Be ready everyone because the future starts tomorrow. Everything we were taught in school, mainly science classes, is subject to change and yet we learn what is taught to be infallible. I mean, we are forced to if we want to get good grades and get a good job, but in reality we can be taught 2+2=fish and if we say 4 on a test we're wrong. The key to being a good student is listening and repeating. Learning comes from life experiences and is our body's way of saying doing this again is a good thing (or bad thing). Look at history:
the black death is here and if you do not repent and pray to God you will die.
the bubonic plague was transferred across Europe via a number of different carriers from Asian traders.
This is funny because I'm pretty sure if you were to take a test in "school" during the Dark Ages and wrote down that the black death could be avoided by any way other than repenting you would be called a blasphemer and burned.
Ok so I think I've made my point about the education system, however this is not the point of this blog, it's mainly to educate you on my beliefs of controversial genetic research and practices. As well as maybe educate you about what actually goes on in them. My first topic of conversation is why I could never clone myself, believe me, it's possible. Should it be done? Maybe, but should I have a clone today? Hell no. Not only do I not want a copy of myself, I do not need to look after a child at this point in my life. These are still not reasons why I won't do it, just reasons why I should not do it tomorrow. The idea behind cloning a person shouldn't be to replace a dead relative or create another famous person at all but rather to use one's own cells to test medications, study viruses, and possibly regrow lost organs and tissues. Instead of waiting years for little Jimmy Everychildwithcancer to find a donor for a new, uh... lung, and put this little fictional 8 year old (he's a chronic smoker) on medications that would weaken his immune system, so it doesn't destroy this new functional lung, for the rest of his life we can create a new lung from Jimmy's own cells. Now no one is missing a lung and Jimmy can go about his normal everyday (chain smoking) life with 2 lungs.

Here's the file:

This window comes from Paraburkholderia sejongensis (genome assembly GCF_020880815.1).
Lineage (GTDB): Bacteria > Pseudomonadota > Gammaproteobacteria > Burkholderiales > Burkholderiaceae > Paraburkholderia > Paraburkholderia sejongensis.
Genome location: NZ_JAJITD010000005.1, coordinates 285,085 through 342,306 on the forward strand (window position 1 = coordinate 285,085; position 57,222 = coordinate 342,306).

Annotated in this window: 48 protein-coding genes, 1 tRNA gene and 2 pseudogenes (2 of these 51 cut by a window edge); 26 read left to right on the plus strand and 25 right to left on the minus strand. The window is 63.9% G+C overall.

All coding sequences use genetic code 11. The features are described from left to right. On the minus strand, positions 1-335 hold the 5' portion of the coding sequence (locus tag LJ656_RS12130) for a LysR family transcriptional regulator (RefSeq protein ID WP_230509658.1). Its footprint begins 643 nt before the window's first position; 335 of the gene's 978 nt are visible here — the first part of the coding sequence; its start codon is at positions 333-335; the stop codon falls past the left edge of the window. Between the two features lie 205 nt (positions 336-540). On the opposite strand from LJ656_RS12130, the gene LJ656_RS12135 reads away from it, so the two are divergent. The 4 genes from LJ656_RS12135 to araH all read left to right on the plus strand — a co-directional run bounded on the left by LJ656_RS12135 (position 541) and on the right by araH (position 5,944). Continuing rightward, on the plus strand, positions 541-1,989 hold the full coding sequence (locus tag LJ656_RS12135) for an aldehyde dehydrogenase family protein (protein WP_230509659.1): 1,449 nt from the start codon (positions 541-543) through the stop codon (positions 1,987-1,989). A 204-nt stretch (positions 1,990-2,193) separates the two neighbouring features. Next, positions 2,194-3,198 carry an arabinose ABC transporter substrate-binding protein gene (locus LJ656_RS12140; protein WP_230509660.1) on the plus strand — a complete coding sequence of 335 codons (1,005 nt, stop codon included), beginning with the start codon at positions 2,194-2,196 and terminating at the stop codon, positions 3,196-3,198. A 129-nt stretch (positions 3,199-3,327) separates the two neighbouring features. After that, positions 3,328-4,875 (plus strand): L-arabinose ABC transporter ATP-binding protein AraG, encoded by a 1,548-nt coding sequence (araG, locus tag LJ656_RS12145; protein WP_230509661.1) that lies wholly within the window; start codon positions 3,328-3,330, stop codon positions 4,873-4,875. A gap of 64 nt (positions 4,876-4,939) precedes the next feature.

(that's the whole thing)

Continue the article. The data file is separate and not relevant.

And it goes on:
However there is an opposing side to this miracle of science, and no its not that they don't like Jimmy. To create a human life is something so sacred that it would shouldn't be done on a whim. Human life is very precious and should be kept precious. However it all depends on what you define as life. A living cell? To me this cell is part of you and you should have every right to take it for yourself. A new human being cloned from you? It's a new human being! Yes the cells are identical to you, but it's not you. It was born and should be given the freedoms you were. Now figuring out when a person stops becoming cells and starts becoming a fetus is a debate for a pro-choice and pro-life blog.
This still is not why I won't clone myself, so stop thinking about the ethical reasons behind actually doing and start thinking about me, the cloned me that is. I would see myself grown up and think I have to follow that. What happens when I get old and die? Would I die the same way? Would disease affect me in the same fashion? How much does environment actually affect the genes of someone with the same genes? What happens when I get married? Will my wife look at my clone as her own child or just a step child? It is in fact only half hers. Would she fall in love with me when she's old and I'm the age we first met? I will never be able to answer these questions and they are very difficult to consider. If I was told today that I am just a clone I would just have to stop and think, why would I do that to myself?
So in closing, thank you for reading and I hope you decide to continue to read